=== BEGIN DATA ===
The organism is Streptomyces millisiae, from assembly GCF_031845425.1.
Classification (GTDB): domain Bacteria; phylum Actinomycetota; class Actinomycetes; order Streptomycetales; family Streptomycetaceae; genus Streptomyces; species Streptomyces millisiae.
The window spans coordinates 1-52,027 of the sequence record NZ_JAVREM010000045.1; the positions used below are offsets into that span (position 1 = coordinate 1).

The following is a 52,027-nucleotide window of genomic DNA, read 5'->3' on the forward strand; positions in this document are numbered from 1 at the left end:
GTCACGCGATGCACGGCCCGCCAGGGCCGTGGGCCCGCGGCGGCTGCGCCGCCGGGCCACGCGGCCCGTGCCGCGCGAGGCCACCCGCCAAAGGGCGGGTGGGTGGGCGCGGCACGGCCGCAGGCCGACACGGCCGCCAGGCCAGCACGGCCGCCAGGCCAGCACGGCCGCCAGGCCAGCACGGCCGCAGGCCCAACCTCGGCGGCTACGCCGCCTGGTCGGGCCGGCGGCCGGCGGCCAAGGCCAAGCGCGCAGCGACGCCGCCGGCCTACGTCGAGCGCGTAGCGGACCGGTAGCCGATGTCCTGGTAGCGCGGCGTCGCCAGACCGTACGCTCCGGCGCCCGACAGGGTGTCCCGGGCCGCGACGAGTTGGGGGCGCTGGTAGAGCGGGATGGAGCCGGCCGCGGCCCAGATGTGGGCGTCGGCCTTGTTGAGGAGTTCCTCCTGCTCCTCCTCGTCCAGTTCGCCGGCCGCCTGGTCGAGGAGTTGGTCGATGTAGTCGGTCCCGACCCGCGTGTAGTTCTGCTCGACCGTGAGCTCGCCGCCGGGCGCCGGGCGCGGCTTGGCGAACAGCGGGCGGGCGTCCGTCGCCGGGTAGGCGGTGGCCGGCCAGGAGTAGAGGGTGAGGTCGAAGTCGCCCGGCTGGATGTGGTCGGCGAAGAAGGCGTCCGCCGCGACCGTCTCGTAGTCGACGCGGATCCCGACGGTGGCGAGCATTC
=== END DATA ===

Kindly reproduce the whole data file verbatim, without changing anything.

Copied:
The organism is Streptomyces millisiae, from assembly GCF_031845425.1.
Classification (GTDB): domain Bacteria; phylum Actinomycetota; class Actinomycetes; order Streptomycetales; family Streptomycetaceae; genus Streptomyces; species Streptomyces millisiae.
The window spans coordinates 1-52,027 of the sequence record NZ_JAVREM010000045.1; the positions used below are offsets into that span (position 1 = coordinate 1).

The following is a 52,027-nucleotide window of genomic DNA, read 5'->3' on the forward strand; positions in this document are numbered from 1 at the left end:
GTCACGCGATGCACGGCCCGCCAGGGCCGTGGGCCCGCGGCGGCTGCGCCGCCGGGCCACGCGGCCCGTGCCGCGCGAGGCCACCCGCCAAAGGGCGGGTGGGTGGGCGCGGCACGGCCGCAGGCCGACACGGCCGCCAGGCCAGCACGGCCGCCAGGCCAGCACGGCCGCCAGGCCAGCACGGCCGCAGGCCCAACCTCGGCGGCTACGCCGCCTGGTCGGGCCGGCGGCCGGCGGCCAAGGCCAAGCGCGCAGCGACGCCGCCGGCCTACGTCGAGCGCGTAGCGGACCGGTAGCCGATGTCCTGGTAGCGCGGCGTCGCCAGACCGTACGCTCCGGCGCCCGACAGGGTGTCCCGGGCCGCGACGAGTTGGGGGCGCTGGTAGAGCGGGATGGAGCCGGCCGCGGCCCAGATGTGGGCGTCGGCCTTGTTGAGGAGTTCCTCCTGCTCCTCCTCGTCCAGTTCGCCGGCCGCCTGGTCGAGGAGTTGGTCGATGTAGTCGGTCCCGACCCGCGTGTAGTTCTGCTCGACCGTGAGCTCGCCGCCGGGCGCCGGGCGCGGCTTGGCGAACAGCGGGCGGGCGTCCGTCGCCGGGTAGGCGGTGGCCGGCCAGGAGTAGAGGGTGAGGTCGAAGTCGCCCGGCTGGATGTGGTCGGCGAAGAAGGCGTCCGCCGCGACCGTCTCGTAGTCGACGCGGATCCCGACGGTGGCGAGCATTC